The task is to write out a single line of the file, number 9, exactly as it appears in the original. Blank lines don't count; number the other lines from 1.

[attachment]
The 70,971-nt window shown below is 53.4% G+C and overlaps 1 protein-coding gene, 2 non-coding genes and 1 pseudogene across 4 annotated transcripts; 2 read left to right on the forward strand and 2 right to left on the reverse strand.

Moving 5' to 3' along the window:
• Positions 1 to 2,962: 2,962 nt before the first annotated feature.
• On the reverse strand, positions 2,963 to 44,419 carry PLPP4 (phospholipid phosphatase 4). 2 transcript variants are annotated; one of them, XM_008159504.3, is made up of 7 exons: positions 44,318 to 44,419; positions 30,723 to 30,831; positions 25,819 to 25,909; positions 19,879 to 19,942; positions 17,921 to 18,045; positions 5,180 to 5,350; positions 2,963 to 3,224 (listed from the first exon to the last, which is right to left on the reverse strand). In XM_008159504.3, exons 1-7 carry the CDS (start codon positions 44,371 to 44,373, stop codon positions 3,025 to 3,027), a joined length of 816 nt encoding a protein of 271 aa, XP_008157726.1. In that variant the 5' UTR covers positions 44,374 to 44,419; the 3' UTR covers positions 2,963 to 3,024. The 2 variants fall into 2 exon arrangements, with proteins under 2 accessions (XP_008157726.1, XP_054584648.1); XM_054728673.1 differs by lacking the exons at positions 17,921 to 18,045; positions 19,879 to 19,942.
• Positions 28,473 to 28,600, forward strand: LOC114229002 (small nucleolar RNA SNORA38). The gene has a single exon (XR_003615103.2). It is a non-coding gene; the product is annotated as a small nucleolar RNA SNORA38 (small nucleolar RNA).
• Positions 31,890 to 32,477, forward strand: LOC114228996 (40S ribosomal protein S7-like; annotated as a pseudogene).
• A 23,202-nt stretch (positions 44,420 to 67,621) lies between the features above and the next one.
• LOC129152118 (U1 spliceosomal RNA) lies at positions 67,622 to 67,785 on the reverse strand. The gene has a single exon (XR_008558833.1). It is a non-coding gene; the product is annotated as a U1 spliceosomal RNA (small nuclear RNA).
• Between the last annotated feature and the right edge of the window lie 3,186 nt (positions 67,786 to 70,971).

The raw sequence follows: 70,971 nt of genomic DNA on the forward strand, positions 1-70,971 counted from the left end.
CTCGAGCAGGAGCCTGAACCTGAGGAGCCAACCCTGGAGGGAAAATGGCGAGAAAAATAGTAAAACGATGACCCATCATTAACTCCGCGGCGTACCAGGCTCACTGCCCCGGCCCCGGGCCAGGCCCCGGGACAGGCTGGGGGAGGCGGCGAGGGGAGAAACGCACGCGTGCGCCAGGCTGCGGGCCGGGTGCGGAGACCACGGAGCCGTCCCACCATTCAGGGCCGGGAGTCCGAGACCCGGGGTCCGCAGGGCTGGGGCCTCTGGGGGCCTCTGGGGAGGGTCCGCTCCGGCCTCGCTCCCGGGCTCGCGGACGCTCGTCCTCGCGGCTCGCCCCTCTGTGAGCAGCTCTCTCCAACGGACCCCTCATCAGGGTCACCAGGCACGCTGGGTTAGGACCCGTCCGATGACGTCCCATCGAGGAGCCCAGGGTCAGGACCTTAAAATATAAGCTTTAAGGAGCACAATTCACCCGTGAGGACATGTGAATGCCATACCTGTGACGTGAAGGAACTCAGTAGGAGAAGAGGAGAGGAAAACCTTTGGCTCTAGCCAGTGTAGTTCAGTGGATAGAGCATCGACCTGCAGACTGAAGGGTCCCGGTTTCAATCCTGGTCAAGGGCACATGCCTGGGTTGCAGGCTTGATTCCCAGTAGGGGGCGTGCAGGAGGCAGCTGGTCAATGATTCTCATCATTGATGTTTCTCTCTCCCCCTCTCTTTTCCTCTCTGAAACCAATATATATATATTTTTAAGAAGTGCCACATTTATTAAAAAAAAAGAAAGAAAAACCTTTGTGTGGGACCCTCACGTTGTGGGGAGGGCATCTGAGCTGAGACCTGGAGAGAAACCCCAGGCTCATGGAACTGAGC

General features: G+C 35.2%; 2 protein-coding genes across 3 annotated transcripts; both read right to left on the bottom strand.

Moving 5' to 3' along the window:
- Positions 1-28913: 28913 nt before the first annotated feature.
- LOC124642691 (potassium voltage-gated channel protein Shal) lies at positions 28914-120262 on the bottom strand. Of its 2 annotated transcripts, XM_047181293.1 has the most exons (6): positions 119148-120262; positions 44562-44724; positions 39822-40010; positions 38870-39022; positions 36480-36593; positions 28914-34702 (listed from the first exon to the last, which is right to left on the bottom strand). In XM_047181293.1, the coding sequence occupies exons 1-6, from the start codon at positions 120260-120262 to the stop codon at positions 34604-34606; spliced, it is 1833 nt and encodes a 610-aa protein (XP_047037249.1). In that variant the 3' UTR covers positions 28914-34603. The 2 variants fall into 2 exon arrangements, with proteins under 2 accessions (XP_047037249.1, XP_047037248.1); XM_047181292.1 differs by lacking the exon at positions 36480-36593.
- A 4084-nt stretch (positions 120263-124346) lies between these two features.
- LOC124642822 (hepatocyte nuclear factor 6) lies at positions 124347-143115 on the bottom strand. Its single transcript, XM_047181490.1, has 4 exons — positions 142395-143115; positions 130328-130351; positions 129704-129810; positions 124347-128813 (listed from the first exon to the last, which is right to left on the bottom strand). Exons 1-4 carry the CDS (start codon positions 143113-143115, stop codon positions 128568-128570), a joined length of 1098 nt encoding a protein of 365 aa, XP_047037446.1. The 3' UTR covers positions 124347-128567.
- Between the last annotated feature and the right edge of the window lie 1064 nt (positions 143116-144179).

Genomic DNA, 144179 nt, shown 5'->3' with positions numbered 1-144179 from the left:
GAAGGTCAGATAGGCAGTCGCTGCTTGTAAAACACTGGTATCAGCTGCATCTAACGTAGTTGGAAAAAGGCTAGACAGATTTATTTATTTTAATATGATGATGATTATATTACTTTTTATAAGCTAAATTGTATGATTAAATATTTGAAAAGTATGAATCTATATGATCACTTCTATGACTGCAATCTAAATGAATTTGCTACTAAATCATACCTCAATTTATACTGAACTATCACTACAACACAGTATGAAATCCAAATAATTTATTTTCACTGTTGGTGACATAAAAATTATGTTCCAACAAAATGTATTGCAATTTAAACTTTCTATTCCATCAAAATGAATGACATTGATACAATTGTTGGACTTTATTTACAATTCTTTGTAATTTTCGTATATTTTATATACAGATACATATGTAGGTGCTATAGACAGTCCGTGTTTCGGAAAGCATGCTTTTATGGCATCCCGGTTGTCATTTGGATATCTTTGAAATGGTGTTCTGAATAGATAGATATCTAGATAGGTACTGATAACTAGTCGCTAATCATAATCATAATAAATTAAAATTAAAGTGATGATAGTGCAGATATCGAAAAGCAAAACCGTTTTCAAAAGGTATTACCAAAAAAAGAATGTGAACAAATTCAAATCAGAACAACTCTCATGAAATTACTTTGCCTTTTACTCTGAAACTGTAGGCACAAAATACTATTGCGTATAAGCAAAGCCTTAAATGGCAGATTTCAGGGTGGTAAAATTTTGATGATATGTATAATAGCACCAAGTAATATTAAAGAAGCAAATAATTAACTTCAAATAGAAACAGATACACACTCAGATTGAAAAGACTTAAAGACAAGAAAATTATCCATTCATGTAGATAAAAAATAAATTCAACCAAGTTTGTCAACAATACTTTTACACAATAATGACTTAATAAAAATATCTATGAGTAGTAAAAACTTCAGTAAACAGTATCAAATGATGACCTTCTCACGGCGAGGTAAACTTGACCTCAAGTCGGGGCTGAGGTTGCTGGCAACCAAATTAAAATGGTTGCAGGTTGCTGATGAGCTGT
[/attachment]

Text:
• Between the last annotated feature and the right edge of the window lie 3,186 nt (positions 67,786 to 70,971).